Protein structure determination is a very important topic in structural genomics, which helps people to understand varieties of biological functions such as protein-protein interactions, protein–DNA interactions and so on. Nowadays, nuclear magnetic resonance (NMR) has often been used to determine the three-dimensional structures of protein in vivo. This study aims to automate the peak picking step, the most important and tricky step in NMR structure determination. We propose to model the NMR spectrum by a mixture of bivariate Gaussian densities and use the stochastic approximation Monte Carlo algorithm as the computational tool to solve the problem. Under the Bayesian framework, the peak picking problem is casted as a variable selection problem. The proposed method can automatically distinguish true peaks from false ones without preprocessing the data. To the best of our knowledge, this is the first effort in the literature that tackles the peak picking problem for NMR spectrum data using Bayesian method.

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Application Note

CloudNMF: A MapReduce Implementation of Nonnegative Matrix Factorization for Large-scale Biological Datasets

Ruiqi Liao, Yifan Zhang, Jihong Guan, Shuigeng Zhou

In the past decades, advances in high-throughput technologies have led to the generation of huge amounts of biological data that require analysis and interpretation. Recently, nonnegative matrix factorization (NMF) has been introduced as an efficient way to reduce the complexity of data as well as to interpret them, and has been applied to various fields of biological research. In this paper, we present CloudNMF, a distributed open-source implementation of NMF on a MapReduce framework. Experimental evaluation demonstrated that CloudNMF is scalable and can be used to deal with huge amounts of data, which may enable various kinds of a high-throughput biological data analysis in the cloud. CloudNMF is freely accessible at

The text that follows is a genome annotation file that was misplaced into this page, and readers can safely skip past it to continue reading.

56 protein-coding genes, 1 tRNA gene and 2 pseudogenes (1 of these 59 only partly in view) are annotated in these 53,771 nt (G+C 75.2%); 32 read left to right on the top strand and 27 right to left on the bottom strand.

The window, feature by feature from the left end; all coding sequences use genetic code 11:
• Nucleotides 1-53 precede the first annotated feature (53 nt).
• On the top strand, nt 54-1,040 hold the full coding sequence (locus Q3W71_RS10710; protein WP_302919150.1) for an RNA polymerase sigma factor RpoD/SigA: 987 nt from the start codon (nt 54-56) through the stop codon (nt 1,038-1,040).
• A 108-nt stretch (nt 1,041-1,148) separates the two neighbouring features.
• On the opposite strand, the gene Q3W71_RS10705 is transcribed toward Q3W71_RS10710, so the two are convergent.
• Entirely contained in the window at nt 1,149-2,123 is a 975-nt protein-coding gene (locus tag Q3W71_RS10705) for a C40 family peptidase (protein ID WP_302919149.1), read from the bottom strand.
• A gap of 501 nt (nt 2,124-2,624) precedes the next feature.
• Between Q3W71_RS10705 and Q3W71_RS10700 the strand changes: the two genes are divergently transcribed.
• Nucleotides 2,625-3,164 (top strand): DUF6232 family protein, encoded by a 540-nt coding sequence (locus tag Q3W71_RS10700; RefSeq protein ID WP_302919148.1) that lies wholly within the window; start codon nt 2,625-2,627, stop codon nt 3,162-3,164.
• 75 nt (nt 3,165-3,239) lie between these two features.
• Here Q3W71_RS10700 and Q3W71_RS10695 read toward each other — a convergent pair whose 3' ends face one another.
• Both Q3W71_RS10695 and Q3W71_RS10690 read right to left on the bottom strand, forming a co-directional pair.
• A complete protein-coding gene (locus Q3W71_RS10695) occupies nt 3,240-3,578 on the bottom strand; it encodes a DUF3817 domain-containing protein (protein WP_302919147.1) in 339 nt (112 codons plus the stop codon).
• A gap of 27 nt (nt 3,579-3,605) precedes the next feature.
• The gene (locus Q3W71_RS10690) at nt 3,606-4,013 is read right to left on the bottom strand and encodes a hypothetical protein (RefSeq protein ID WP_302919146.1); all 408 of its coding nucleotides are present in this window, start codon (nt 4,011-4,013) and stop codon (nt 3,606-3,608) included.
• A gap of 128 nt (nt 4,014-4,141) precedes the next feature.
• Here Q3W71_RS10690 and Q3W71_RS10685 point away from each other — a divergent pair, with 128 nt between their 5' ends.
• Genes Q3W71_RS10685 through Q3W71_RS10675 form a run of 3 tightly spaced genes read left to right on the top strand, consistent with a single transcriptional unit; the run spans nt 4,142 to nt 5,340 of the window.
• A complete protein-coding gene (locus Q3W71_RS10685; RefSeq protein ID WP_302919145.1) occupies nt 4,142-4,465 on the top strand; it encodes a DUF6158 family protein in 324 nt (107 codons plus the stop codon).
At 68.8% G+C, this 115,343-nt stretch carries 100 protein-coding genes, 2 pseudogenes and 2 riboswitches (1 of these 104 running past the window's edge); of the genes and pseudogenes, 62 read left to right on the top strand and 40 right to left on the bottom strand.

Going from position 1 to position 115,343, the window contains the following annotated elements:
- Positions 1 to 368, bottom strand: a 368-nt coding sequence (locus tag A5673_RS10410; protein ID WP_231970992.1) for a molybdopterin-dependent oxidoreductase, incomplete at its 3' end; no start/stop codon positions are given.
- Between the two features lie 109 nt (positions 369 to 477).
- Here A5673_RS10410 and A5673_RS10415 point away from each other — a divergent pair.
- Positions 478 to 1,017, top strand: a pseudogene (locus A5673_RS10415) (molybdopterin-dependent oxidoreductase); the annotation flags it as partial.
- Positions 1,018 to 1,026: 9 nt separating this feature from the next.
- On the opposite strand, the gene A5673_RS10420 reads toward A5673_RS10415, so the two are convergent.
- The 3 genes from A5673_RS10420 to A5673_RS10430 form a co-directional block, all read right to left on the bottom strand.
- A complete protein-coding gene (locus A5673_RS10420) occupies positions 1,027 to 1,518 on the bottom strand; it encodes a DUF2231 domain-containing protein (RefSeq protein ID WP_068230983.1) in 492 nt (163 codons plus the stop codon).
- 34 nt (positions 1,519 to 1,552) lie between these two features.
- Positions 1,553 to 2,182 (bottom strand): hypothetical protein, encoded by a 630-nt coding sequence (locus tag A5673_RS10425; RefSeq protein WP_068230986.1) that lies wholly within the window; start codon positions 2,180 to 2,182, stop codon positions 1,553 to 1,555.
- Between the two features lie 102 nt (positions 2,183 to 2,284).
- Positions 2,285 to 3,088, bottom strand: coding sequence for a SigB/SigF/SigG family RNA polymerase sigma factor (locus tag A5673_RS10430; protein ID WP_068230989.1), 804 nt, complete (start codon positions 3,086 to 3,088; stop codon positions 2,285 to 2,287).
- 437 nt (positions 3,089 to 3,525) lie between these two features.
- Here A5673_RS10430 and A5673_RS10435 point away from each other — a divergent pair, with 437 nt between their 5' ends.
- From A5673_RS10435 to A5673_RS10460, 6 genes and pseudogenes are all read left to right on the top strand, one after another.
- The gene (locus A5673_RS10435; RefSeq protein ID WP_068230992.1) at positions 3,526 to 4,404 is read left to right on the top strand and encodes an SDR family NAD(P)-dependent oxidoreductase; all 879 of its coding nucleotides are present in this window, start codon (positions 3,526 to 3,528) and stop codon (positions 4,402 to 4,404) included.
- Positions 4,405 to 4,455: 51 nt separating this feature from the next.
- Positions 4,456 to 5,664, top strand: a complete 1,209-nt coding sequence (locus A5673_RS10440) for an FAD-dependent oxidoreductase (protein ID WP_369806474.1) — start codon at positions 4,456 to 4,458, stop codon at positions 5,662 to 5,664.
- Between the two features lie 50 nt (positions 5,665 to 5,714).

Page 48–51

Application Note

Meta-QC-Chain: Comprehensive and Fast Quality Control Method for Metagenomic Data

Qian Zhou, Xiaoquan Su, Gongchao Jing, Kang Ning

Next-generation sequencing (NGS) technology has revolutionized and significantly impacted metagenomic research. However, the NGS data usually contains sequencing artifacts such as low-quality reads and contaminating reads, which will significantly compromise downstream analysis. Many quality control (QC) tools have been proposed, however, few of them have been verified to be suitable or efficient for metagenomic data, which are composed of multiple genomes and are more complex than other kinds of NGS data. Here we present a metagenomic data QC method named Meta-QC-Chain. Meta-QC-Chain combines multiple QC functions: technical tests describe input data status and identify potential errors, quality trimming filters poor sequencing-quality bases and reads, and contamination screening identifies higher eukaryotic species, which are considered as contamination for metagenomic data. Most computing processes are optimized based on parallel programming. Testing on an 8-GB real dataset showed that Meta-QC-Chain trimmed low sequencing-quality reads and contaminating reads, and the whole quality control procedure was completed within 20 min. Therefore, Meta-QC-Chain provides a comprehensive, useful and high-performance QC tool for metagenomic data. Meta-QC-Chain is publicly available for free at: